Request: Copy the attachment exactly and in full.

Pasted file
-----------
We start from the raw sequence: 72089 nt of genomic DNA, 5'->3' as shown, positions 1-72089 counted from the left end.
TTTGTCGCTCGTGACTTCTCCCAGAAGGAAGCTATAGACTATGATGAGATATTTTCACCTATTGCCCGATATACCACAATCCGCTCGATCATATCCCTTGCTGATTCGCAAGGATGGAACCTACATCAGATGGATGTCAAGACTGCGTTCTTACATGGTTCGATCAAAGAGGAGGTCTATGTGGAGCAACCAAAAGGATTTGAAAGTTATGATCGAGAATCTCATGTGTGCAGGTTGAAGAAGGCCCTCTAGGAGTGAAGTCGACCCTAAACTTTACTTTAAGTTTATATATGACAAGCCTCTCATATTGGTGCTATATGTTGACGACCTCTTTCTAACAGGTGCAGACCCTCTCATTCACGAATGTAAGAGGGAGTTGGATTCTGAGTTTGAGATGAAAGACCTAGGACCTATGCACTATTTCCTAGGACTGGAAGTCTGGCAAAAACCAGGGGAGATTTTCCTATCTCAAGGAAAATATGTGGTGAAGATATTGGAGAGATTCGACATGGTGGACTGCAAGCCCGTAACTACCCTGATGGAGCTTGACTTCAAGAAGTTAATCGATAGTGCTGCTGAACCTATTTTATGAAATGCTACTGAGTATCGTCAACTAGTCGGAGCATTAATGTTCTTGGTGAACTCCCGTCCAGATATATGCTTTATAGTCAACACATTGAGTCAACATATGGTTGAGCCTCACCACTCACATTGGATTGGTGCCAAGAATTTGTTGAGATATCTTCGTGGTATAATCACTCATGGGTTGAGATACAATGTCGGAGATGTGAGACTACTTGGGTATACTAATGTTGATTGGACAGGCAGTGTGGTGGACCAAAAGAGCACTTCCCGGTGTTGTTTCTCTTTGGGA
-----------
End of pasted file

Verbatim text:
We start from the raw sequence: 72089 nt of genomic DNA, 5'->3' as shown, positions 1-72089 counted from the left end.
TTTGTCGCTCGTGACTTCTCCCAGAAGGAAGCTATAGACTATGATGAGATATTTTCACCTATTGCCCGATATACCACAATCCGCTCGATCATATCCCTTGCTGATTCGCAAGGATGGAACCTACATCAGATGGATGTCAAGACTGCGTTCTTACATGGTTCGATCAAAGAGGAGGTCTATGTGGAGCAACCAAAAGGATTTGAAAGTTATGATCGAGAATCTCATGTGTGCAGGTTGAAGAAGGCCCTCTAGGAGTGAAGTCGACCCTAAACTTTACTTTAAGTTTATATATGACAAGCCTCTCATATTGGTGCTATATGTTGACGACCTCTTTCTAACAGGTGCAGACCCTCTCATTCACGAATGTAAGAGGGAGTTGGATTCTGAGTTTGAGATGAAAGACCTAGGACCTATGCACTATTTCCTAGGACTGGAAGTCTGGCAAAAACCAGGGGAGATTTTCCTATCTCAAGGAAAATATGTGGTGAAGATATTGGAGAGATTCGACATGGTGGACTGCAAGCCCGTAACTACCCTGATGGAGCTTGACTTCAAGAAGTTAATCGATAGTGCTGCTGAACCTATTTTATGAAATGCTACTGAGTATCGTCAACTAGTCGGAGCATTAATGTTCTTGGTGAACTCCCGTCCAGATATATGCTTTATAGTCAACACATTGAGTCAACATATGGTTGAGCCTCACCACTCACATTGGATTGGTGCCAAGAATTTGTTGAGATATCTTCGTGGTATAATCACTCATGGGTTGAGATACAATGTCGGAGATGTGAGACTACTTGGGTATACTAATGTTGATTGGACAGGCAGTGTGGTGGACCAAAAGAGCACTTCCCGGTGTTGTTTCTCTTTGGGA